Mood? Confused, as it usually is before a transition. It’s time for us to go back to Canada.
Browsing: Snapshots of France
France is sobering up after two months where the country was unofficially on pause.
When you walk around the city a lot, you overhear conversations… including these puzzling, awkward and cringe-worthy moments!
Even when I had both free time and freedom—basically between 12 and 18 years old—I rarely ventured outside the city centre.
I kind of like the French philosophy, a mix of hedonism and fatalism. People are aware of terrorist threats but they carry on.
On a sunny evening like this, the touristic, hipster atmosphere didn’t annoy me. I didn’t care. I wanted to have fun as well.
We got off at Penhoët, a destination so unusual that the train barely stopped and we had to ask the driver to keep the doors open a bit longer.
We had promised Mark a medieval castle, but the first sight of interest we noticed was a statue of a butt-naked woman.
Did you know you can buy half a baguette? That kissing is a minefield? That “bourge” is an offensive term?
Last week, it was just my parents, my brother and the three of us in the family house by the seaside. This long weekend, there are 11 of us.
The one- or two-hour walk feels like an accelerated history lesson or a sociological snapshot of Nantes.
At 6:45 p.m., the five of us walked to the Musée d’art, Nantes’ art museum that had just reopened after a five-year renovation and expansion project.
This summer, the main exhibition, “Seul avec la nuit,” features the work of Hans Ruedi Giger who created the Alien monster.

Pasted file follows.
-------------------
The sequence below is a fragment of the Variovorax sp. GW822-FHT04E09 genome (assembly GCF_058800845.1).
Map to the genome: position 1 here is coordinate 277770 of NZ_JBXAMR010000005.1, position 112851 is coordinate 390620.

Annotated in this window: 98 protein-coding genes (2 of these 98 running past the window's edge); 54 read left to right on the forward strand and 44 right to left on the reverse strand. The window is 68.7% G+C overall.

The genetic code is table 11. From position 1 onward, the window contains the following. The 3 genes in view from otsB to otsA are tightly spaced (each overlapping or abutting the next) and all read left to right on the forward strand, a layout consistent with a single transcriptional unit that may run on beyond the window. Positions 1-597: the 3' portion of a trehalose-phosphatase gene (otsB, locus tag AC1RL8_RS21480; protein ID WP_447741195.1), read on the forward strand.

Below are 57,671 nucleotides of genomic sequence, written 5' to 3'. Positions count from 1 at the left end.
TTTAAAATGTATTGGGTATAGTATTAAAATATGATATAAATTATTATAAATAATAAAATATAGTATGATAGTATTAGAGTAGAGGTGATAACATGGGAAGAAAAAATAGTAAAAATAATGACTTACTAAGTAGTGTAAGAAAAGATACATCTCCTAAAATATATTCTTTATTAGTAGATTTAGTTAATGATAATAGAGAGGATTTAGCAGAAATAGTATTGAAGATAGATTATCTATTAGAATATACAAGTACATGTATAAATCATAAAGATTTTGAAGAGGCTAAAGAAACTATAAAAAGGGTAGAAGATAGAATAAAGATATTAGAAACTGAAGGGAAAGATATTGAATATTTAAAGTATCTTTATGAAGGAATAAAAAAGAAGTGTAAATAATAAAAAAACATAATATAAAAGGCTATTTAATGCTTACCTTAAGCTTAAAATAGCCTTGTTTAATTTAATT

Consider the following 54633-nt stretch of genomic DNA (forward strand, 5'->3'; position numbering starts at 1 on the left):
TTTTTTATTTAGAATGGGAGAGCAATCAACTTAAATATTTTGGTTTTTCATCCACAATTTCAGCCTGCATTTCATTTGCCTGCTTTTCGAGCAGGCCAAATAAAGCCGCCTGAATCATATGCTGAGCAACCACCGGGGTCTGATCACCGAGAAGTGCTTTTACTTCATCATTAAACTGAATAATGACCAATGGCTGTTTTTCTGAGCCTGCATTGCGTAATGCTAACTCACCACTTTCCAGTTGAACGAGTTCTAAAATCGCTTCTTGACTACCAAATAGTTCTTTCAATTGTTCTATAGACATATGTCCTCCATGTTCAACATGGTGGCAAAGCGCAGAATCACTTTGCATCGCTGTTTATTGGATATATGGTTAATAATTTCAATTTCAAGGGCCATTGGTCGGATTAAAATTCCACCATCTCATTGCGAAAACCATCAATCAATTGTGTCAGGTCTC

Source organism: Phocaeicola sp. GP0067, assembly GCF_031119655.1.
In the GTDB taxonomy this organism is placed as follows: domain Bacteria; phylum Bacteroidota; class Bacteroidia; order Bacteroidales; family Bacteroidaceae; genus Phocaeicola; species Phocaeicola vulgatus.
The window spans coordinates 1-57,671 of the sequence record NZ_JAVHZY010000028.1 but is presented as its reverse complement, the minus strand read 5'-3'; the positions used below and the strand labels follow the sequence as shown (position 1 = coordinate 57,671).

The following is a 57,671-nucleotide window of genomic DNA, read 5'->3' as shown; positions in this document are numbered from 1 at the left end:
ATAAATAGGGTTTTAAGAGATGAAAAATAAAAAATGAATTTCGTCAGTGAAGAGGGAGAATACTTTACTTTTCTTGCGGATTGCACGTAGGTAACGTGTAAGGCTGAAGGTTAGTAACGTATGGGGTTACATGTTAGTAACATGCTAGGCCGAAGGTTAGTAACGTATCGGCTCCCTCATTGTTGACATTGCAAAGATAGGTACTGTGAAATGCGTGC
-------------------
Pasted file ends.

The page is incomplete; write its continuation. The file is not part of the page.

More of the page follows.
We were almost done visiting Nantes’ historical prison, a former detention centre turned into an ephemeral art project.
“The problem is, people are scared of us. They fear pain. And of course, they think we’re expensive.” “Huh-huh.”
I walked along the waterfront. It was definitely 2017 but it could have been 2007, 1997, 1987…
The good part of a stay in Saint-Michel—the village we’re in—is that you have to be resourceful and flexible to make do with what you have.
We’ll make it. It’s a short 45-minute drive, which is just as well because I’m stuck between Feng and Mark on the back seat, and my sister’s cat
The 50+-stop itinerary takes visitors on a “journey” from art installations to more formal exhibitions, from quirky playgrounds to obscure art projects.
Seven French moments, with candid pictures taken around Nantes.
We bought Mark a trottinette, i.e. a kick scooter—but since none of us knew the proper terminology for it English, we adopted the French name.
I had too much faith in French summer weather. Somehow, I had forgotten Nantes is close to Brittany, where the local joke is “oh oui, we had a nice, dry summer—I remember, it was on July 29.”
Once upon a time, before large supermarket chains took over most of the developed world, shopping at local markets was a standard feature of daily life. Nowadays, most French fill their shopping cart at Carrefour.